Russia’s opera aficionados will flock to the Bolshoi Theatre for the first time in almost six months on Sunday, wearing masks and sitting apart in a half-empty auditorium for a performance of Giuseppe Verdi’s “Don Carlo”.
FILE PHOTO: A general view shows the empty hall of the Bolshoi Theatre, in Moscow, Russia March 27, 2020. REUTERS/Evgenia Novozhenina/File PhotoThe landmark venue in central Moscow closed its doors on March 17 as coronavirus cases mounted in and around the capital, the worst-hit region in the country.
Initially managers said the shutdown would last for a few weeks, but finally said they would reopen on Sept. 6, as Russia started to relax some of its toughest restrictions.
Couples, or friends who bought their tickets together will be able to sit next to each other. But the hall will be no more than half full due to new curbs to contain the pandemic, said the Bolshoi’s director, Vladimir Urin.
Temperatures will be checked and anyone over 37 Celsius (98.6 Fahrenheit) will be turned away at the door.
The lockdown cost the theatre more than 850 million roubles ($11.27 million), Urin said in an interview with state television. He urged visitors to follow the safety precautions.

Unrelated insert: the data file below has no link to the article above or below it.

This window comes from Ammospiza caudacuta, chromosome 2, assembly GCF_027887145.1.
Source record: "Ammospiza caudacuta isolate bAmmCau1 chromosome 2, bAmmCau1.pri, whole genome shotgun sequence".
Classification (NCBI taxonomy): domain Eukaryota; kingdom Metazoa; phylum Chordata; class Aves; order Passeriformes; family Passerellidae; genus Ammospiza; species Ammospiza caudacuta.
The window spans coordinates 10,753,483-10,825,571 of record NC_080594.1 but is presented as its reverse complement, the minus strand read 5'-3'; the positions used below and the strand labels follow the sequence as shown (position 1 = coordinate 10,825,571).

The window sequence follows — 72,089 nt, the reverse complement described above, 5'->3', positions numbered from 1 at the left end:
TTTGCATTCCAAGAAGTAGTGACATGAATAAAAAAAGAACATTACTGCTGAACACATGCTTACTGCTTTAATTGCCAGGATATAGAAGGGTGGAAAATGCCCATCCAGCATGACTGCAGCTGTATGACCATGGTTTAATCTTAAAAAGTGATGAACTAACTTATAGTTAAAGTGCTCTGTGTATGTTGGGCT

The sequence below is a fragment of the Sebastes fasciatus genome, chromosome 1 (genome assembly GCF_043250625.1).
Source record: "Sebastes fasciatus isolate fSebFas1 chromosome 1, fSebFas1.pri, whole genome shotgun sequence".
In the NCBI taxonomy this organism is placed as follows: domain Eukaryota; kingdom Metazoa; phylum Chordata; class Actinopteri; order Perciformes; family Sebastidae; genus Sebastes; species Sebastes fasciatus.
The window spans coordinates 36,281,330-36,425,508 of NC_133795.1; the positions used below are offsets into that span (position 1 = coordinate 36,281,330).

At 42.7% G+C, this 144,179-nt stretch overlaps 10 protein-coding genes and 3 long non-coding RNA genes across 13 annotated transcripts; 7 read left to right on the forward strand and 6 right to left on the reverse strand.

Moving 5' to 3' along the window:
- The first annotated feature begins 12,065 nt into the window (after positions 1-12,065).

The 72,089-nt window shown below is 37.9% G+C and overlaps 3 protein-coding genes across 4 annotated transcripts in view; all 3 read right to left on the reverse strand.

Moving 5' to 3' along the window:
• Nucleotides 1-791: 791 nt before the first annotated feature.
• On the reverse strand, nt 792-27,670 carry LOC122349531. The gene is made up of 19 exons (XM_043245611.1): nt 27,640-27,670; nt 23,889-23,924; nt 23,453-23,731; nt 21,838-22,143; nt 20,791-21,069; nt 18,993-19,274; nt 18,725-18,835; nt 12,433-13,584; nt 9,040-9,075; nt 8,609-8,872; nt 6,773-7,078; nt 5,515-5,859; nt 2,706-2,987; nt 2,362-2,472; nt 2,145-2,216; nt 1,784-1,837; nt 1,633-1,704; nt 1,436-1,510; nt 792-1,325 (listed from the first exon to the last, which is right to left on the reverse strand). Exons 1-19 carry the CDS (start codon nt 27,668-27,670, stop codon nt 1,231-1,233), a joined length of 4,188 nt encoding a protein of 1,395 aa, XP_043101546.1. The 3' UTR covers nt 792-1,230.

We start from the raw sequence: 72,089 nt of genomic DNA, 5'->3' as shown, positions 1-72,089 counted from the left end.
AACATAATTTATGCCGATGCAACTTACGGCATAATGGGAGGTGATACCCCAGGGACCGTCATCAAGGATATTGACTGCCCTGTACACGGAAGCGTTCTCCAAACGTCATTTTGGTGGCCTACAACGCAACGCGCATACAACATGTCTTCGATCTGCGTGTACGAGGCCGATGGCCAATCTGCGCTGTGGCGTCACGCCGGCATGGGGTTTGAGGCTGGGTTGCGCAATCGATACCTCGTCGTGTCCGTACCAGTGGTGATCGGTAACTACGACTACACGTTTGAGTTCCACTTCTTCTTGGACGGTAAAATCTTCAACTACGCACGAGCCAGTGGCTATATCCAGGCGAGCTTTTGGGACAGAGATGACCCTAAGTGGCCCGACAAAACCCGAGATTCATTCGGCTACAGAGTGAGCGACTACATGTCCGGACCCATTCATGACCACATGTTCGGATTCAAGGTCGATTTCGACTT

“It’s most often the people who don’t understand the need to follow these measures who grumble. There is after all an alternative: close the theatre!”
The shutdown has played havoc with performers’ rehearsal schedules, said dancer Alyona Kovaleva, who will be appearing in “Four Characters in Search of a Plot”, which includes four one-act ballets.
“We were at home for several months, unable to work in a dance room or stay in shape,” she told Reuters.
“So, getting ready was tougher. We started gradually - at first we only did classes, then we added rehearsals. Now the period when we just work on a play without performing it on stage is longer.”
($1 = 75.4322 roubles)